Related: Monoclonal Antibodies Cancer Prevention and Risk Reduction FGFR1 gene FGF3


Rosenberg JE, Bambury RM, Van Allen EM, et al.
A phase II trial of AS1411 (a novel nucleolin-targeted DNA aptamer) in metastatic renal cell carcinoma.
Invest New Drugs. 2014; 32(1):178-87 [PubMed] Related Publications
BACKGROUND: DNA aptamers represent a novel strategy in anti-cancer medicine. AS1411, a DNA aptamer targeting nucleolin (a protein which is overexpressed in many tumor types), was evaluated in patients with metastatic, clear-cell, renal cell carcinoma (RCC) who had failed treatment with ≥1 prior tyrosine kinase inhibitor.
METHODS: In this phase II, single-arm study, AS1411 was administered at 40 mg/kg/day by continuous intravenous infusion on days 1-4 of a 28-day cycle, for two cycles. Primary endpoint was overall response rate; progression-free survival (PFS) and safety were secondary endpoints.
RESULTS: 35 patients were enrolled and treated. One patient (2.9 %) had a response to treatment. The response was dramatic (84 % reduction in tumor burden by RECIST 1.0 criteria) and durable (patient remains free of progression 2 years after completing therapy). Whole exome sequencing of this patient's tumor revealed missense mutations in the mTOR and FGFR2 genes which is of interest because nucleolin is known to upregulate mTOR pathway activity by enhancing AKT1 mRNA translation. No other responses were seen. Thirty-four percent of patients had an AS1411-related adverse event, all of which were mild or moderate.
CONCLUSIONS: AS1411 appears to have minimal activity in unselected patients with metastatic RCC. However, rare, dramatic and durable responses can be observed and toxicity is low. One patient in this study had an excellent response and was found to have FGFR2 and mTOR mutations which will be of interest in future efforts to discover and validate predictive biomarkers of response to nucleolin targeted compounds. DNA aptamers represent a novel way to target cancer cells at a molecular level and continue to be developed with a view to improving treatment and imaging in cancer medicine.

Related: Kidney Cancer


O'Brien KM, Cole SR, Poole C, et al.
Replication of breast cancer susceptibility loci in whites and African Americans using a Bayesian approach.
Am J Epidemiol. 2014; 179(3):382-94 [PubMed] Article available free on PMC after 01/02/2015 Related Publications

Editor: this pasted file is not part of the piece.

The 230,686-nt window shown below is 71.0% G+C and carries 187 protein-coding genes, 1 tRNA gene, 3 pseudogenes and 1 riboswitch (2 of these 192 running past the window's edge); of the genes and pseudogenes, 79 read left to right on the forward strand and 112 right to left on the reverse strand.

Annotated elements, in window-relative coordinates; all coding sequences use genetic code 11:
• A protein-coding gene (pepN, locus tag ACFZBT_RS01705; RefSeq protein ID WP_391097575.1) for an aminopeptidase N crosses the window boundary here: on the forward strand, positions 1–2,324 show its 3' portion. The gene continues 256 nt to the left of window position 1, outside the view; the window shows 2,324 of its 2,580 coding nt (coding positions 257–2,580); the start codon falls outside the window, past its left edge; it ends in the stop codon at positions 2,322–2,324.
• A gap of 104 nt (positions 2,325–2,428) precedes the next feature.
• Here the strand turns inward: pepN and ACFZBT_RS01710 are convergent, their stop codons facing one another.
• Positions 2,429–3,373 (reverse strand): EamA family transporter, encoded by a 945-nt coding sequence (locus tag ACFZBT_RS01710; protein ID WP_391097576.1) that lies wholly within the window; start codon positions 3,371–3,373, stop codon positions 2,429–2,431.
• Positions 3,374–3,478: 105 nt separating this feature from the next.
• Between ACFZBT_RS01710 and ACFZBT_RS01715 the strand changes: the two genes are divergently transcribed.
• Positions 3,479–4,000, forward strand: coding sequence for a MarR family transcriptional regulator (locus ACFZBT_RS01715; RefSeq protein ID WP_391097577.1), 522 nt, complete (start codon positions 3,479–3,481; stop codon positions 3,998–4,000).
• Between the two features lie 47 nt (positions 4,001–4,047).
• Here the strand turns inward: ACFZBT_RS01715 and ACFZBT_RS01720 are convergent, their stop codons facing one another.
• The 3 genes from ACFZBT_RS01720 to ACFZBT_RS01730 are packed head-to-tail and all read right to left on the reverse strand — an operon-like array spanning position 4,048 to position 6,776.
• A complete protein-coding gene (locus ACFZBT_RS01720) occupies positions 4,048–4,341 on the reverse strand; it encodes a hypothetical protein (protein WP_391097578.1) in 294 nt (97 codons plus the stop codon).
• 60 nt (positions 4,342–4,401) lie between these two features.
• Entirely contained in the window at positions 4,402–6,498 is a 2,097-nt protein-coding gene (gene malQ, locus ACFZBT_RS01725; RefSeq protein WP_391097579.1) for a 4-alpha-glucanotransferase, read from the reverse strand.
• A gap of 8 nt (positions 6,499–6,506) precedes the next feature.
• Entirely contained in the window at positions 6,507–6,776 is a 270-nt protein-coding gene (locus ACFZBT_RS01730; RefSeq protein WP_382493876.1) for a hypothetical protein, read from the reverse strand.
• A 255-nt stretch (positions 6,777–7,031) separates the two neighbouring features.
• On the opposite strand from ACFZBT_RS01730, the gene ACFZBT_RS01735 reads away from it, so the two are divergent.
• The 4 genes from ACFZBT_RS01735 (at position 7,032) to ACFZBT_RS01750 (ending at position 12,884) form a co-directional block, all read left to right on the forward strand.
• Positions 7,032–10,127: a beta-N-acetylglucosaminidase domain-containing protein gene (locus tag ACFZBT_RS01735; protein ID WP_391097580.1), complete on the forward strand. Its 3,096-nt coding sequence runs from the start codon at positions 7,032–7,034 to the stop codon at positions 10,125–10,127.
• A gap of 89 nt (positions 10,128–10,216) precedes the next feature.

Genome-wide association studies (GWAS) and candidate gene analyses have led to the discovery of several dozen genetic polymorphisms associated with breast cancer susceptibility, many of which are considered well-established risk factors for the disease. Despite attempts to replicate these same variant-disease associations in African Americans, the evaluable populations are often too small to produce precise or consistent results. We estimated the associations between 83 previously identified single nucleotide polymorphisms (SNPs) and breast cancer among Carolina Breast Cancer Study (1993-2001) participants using maximum likelihood, Bayesian, and hierarchical methods. The selected SNPs were previous GWAS hits (n = 22), near-hits (n = 19), otherwise well-established risk loci (n = 5), or located in the same genes as selected variants (n = 37). We successfully replicated 18 GWAS-identified SNPs in whites (n = 2,352) and 10 in African Americans (n = 1,447). SNPs in the fibroblast growth factor receptor 2 gene (FGFR2) and the TOC high mobility group box family member 3 gene (TOX3) were strongly associated with breast cancer in both races. SNPs in the mitochondrial ribosomal protein S30 gene (MRPS30), mitogen-activated protein kinase kinase kinase 1 gene (MAP3K1), zinc finger, MIZ-type containing 1 gene (ZMIZ1), and H19, imprinted maternally expressed transcript gene (H19) were associated with breast cancer in whites, and SNPs in the estrogen receptor 1 gene (ESR1) and H19 gene were associated with breast cancer in African Americans. We provide precise and well-informed race-stratified odds ratios for key breast cancer-related SNPs. Our results demonstrate the utility of Bayesian methods in genetic epidemiology and provide support for their application in small, etiologically driven investigations.